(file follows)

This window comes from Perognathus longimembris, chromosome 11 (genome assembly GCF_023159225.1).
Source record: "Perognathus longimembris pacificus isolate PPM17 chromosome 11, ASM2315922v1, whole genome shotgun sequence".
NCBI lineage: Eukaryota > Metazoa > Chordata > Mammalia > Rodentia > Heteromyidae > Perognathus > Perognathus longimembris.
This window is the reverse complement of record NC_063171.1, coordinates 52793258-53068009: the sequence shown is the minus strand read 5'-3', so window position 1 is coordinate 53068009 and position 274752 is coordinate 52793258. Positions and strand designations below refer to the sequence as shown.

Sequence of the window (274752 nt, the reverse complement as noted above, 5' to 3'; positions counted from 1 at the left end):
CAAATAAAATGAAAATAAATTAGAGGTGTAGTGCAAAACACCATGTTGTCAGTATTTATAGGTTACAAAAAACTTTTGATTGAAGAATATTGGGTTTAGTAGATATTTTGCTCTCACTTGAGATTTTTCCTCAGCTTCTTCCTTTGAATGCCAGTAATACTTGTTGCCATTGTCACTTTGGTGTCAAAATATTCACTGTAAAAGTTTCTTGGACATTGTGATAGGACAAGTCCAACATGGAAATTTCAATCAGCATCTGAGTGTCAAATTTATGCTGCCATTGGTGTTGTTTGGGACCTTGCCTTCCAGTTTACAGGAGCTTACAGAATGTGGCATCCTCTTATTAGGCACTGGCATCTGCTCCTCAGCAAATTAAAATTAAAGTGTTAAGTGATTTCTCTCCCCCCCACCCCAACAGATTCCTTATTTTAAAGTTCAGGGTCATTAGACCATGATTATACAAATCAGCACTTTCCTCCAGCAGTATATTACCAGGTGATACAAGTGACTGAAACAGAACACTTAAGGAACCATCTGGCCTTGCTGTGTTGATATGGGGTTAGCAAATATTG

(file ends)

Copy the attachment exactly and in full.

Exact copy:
This window comes from Perognathus longimembris, chromosome 11 (genome assembly GCF_023159225.1).
Source record: "Perognathus longimembris pacificus isolate PPM17 chromosome 11, ASM2315922v1, whole genome shotgun sequence".
NCBI lineage: Eukaryota > Metazoa > Chordata > Mammalia > Rodentia > Heteromyidae > Perognathus > Perognathus longimembris.
This window is the reverse complement of record NC_063171.1, coordinates 52793258-53068009: the sequence shown is the minus strand read 5'-3', so window position 1 is coordinate 53068009 and position 274752 is coordinate 52793258. Positions and strand designations below refer to the sequence as shown.

Sequence of the window (274752 nt, the reverse complement as noted above, 5' to 3'; positions counted from 1 at the left end):
CAAATAAAATGAAAATAAATTAGAGGTGTAGTGCAAAACACCATGTTGTCAGTATTTATAGGTTACAAAAAACTTTTGATTGAAGAATATTGGGTTTAGTAGATATTTTGCTCTCACTTGAGATTTTTCCTCAGCTTCTTCCTTTGAATGCCAGTAATACTTGTTGCCATTGTCACTTTGGTGTCAAAATATTCACTGTAAAAGTTTCTTGGACATTGTGATAGGACAAGTCCAACATGGAAATTTCAATCAGCATCTGAGTGTCAAATTTATGCTGCCATTGGTGTTGTTTGGGACCTTGCCTTCCAGTTTACAGGAGCTTACAGAATGTGGCATCCTCTTATTAGGCACTGGCATCTGCTCCTCAGCAAATTAAAATTAAAGTGTTAAGTGATTTCTCTCCCCCCCACCCCAACAGATTCCTTATTTTAAAGTTCAGGGTCATTAGACCATGATTATACAAATCAGCACTTTCCTCCAGCAGTATATTACCAGGTGATACAAGTGACTGAAACAGAACACTTAAGGAACCATCTGGCCTTGCTGTGTTGATATGGGGTTAGCAAATATTG